Brian Campbell has an interesting Father’s Day piece in the 6/16/12 NJ Star-Ledger. It is entitled Specialize, My Boy: A Letter to my Kindergarten Graduate. It is certainly heartfelt. But I think it misses a crucial point, and contains a false choice. Read Campbell message, the read these comments I left:
As a father of two and grandfather of six, I would add: Don’t forget the most important ingredient—the vital component without which personal happiness cannot be achieved—the much misunderstood element of self-esteem. (By “happiness, I mean the a state of life that comes from achieving your values, not instant gratification).
Self-esteem does not come from how well you measure up against others; or accolades; or achieving greatness in the eyes of “society.” That is pseudo-self-esteem or, to be more exact, other-esteem. Living through the eyes and minds of others will always lead to self-doubt, second-guessing, fear of disapproval, a crippling sense of the need to please others rather than yourself. Spiritual dependence is not the path to happiness. I know. I had to overcome it.
But self-esteem is tied to accomplishment—which I would define as the successful achievement of the goals you set for yourself; goals that you love and have passion for. But it’s more than that. It comes from pride in the knowledge that you gave it you best shot, and that you will always give it your best shot, as a matter of personal character; regardless of the outcome. Self-esteem needs to be earned, because we are beings of self-made character. Self-esteem is the fuel you’ll need to endure the inevitable disappointments and then pick yourself up and go at it again. Self-esteem is the core belief that you are worthy and deserving of whatever success and happiness you do achieve.
Yes, recognition for your achievements from your fellow man is nice—important even—and winning that competition is rightfully and properly gratifying. But they are consequences, not primary goals. Nor are they the source of self-esteem.
Above all, self-esteem requires the moral certainty that it is right to do it for yourself—not your parents, or “society,” or “others,” or “a cause greater than yourself”—but for yourself. You have one life to live—the only one you’ll ever have—and you should make the most of it. Pursue your happiness with vigor. That’s what every father should want for their children—and their children.
Campbell seems to be saying that there are two choices in life; focusing all of your energy on a single goal, to the exclusion of all else, or diffusing your energy far and wide, according to whatever whim will give you immediate gratification.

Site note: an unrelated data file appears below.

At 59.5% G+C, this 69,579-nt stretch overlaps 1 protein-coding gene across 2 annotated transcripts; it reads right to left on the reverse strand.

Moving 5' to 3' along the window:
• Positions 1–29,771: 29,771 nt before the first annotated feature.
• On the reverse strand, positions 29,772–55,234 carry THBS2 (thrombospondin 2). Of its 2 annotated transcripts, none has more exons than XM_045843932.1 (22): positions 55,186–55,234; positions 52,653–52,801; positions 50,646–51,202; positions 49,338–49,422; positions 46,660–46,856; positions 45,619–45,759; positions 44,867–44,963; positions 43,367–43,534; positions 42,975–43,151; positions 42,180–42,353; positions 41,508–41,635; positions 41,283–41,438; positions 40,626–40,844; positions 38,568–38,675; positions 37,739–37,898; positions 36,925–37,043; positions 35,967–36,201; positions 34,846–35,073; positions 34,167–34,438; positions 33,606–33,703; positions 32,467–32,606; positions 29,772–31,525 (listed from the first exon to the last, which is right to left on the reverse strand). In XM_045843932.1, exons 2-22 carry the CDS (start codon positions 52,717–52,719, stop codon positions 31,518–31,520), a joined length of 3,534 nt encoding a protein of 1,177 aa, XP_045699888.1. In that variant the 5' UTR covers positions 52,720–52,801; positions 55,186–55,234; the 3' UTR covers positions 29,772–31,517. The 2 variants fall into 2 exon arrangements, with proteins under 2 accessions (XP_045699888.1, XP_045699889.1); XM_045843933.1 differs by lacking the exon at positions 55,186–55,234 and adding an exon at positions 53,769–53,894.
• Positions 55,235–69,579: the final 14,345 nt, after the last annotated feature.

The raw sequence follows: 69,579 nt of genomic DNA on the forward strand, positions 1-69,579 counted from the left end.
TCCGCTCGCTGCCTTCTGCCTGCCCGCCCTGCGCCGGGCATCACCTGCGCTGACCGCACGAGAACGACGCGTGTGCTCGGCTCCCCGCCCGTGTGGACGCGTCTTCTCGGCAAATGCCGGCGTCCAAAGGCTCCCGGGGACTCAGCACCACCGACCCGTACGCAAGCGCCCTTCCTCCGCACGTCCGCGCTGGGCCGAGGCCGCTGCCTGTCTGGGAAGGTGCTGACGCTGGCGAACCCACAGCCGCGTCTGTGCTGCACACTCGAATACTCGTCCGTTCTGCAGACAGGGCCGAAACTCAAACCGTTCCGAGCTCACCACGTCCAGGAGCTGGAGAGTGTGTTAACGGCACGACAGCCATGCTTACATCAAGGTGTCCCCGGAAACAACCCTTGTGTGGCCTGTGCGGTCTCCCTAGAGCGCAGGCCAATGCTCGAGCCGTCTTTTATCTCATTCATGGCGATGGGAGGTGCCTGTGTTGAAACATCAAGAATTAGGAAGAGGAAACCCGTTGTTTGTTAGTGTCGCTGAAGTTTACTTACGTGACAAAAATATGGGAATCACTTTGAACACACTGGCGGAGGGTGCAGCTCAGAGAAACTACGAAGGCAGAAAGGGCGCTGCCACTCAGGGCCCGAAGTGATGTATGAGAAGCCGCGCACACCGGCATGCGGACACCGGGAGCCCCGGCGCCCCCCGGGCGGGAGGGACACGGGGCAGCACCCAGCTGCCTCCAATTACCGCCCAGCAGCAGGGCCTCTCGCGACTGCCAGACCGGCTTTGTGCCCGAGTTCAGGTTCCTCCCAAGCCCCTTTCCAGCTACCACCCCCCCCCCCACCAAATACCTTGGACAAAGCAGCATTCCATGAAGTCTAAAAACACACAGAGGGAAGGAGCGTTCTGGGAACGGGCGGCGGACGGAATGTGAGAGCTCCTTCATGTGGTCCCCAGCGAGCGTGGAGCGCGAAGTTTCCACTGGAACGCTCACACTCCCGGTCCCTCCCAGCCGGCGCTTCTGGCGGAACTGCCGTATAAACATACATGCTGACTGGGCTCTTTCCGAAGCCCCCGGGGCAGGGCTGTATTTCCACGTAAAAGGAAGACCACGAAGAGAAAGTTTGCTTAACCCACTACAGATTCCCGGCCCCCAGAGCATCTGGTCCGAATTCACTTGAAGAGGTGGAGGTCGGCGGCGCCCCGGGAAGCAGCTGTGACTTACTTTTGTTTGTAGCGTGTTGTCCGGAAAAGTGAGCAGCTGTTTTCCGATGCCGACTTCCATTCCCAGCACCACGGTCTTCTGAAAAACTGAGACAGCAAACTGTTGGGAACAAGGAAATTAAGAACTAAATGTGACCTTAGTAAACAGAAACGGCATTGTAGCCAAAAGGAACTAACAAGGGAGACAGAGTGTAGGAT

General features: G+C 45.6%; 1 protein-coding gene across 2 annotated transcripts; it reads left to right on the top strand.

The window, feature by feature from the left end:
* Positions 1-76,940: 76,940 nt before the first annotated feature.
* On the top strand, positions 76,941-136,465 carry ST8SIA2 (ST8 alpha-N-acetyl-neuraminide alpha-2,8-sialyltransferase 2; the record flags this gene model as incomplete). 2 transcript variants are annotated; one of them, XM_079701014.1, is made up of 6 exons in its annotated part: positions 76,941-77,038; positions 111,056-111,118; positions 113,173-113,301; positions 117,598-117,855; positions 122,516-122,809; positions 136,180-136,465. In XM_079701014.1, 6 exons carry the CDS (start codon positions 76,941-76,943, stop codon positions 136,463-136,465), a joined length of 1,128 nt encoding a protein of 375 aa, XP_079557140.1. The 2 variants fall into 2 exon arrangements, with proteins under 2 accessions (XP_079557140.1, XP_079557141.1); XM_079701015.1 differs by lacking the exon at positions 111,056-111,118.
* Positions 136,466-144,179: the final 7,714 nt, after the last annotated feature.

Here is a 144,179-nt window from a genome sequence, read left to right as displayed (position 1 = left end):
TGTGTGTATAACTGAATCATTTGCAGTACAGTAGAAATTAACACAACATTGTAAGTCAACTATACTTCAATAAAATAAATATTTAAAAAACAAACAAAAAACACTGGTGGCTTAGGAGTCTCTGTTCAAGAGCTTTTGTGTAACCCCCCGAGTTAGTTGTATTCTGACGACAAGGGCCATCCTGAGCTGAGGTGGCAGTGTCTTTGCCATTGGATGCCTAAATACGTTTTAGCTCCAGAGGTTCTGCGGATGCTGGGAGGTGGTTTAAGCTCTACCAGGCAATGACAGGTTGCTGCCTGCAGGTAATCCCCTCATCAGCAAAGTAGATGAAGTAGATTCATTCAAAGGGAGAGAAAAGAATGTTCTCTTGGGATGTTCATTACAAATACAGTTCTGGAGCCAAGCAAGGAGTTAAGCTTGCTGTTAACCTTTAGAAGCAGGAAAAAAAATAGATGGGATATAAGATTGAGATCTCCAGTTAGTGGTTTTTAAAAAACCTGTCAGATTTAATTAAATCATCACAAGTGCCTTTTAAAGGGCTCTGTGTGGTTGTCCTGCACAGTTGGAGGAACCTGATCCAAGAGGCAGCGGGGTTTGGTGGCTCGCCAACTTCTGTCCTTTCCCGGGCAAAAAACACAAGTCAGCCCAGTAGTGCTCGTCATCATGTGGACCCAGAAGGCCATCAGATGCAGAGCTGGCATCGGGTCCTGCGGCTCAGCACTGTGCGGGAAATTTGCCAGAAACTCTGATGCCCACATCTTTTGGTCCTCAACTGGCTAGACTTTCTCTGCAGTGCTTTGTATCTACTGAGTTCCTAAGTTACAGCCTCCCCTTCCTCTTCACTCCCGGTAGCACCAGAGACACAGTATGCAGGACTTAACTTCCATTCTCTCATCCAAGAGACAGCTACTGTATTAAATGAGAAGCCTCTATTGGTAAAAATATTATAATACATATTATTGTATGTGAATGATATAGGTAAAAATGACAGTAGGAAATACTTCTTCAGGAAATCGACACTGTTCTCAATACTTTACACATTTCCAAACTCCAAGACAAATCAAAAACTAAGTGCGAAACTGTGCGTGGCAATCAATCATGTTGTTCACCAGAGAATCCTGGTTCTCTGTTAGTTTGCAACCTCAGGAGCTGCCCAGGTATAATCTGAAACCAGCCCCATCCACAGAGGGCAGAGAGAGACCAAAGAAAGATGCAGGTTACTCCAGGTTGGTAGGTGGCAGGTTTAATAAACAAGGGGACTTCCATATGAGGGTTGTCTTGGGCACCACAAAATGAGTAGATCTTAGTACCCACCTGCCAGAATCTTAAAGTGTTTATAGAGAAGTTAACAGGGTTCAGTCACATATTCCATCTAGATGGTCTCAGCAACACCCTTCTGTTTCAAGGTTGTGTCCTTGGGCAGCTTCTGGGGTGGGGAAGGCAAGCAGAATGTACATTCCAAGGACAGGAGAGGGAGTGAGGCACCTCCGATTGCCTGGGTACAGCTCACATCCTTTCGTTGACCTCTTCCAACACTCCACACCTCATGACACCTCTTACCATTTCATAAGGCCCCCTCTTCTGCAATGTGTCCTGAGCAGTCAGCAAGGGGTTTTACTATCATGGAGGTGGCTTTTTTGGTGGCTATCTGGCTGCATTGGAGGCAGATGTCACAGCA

But this is a false choice. I would say that choosing the course of your life requires a balance between many different considerations. But, there are three main ones.
1- Decide what kind of a lifestyle you desire, because that will determine how much money you’ll need to make to achieve it. You need to earn a living. Being self-supporting is vital to your self-esteem and thus your happiness. To be self-supporting you need to make money, a morally noble endeavor. Money—properly understood, which means to understand its source—is the root of all good. But choosing a career path is partially determined by whether you value a "rich" lifestyle or a modest one.
2- Then, choose your career path accordingly, as long as it is a career you can love and have passion for. Your first love may not be conducive to consideration # 1, but your chosen career must be a love, or at least something that is strongly gratifying.
3- Whatever you choose, make yourself the best that you can be. Though this usually requires a major focus on your main task, it does not necessarily require you to give up all other interests. But if it does, and you are doing something you love, then go at it. This does not mean that you should never stop to “smell the roses.” That is how you fulfill the psychological need to recharge your mental and emotional batteries.
Now a word about winning. Yes, the world is competitive. There are often more slots than contestants. Sometimes, as in the Olympics, there is only one gold medal.
But in most fields, you do not have to be the best to succeed. You do not have to be the best engineer, or architect, or pro golfer, or teacher, or artist, or writer, or plumber. There is room enough in the world for everyone to succeed. You may have to choose between fields based upon the level of opportunity for success. You will definitely have to take into consideration your natural physical and mental endowments—the raw material from which you build your life.
But life is not primarily about beating others. It is about personal flourishing and happiness. And, as long as we remain free, we live in a world of endless opportunities to achieve it.
Pseudo-Self-Esteem vs. the Real Thing
Pseudo-Self-Esteem vs. the Real Thing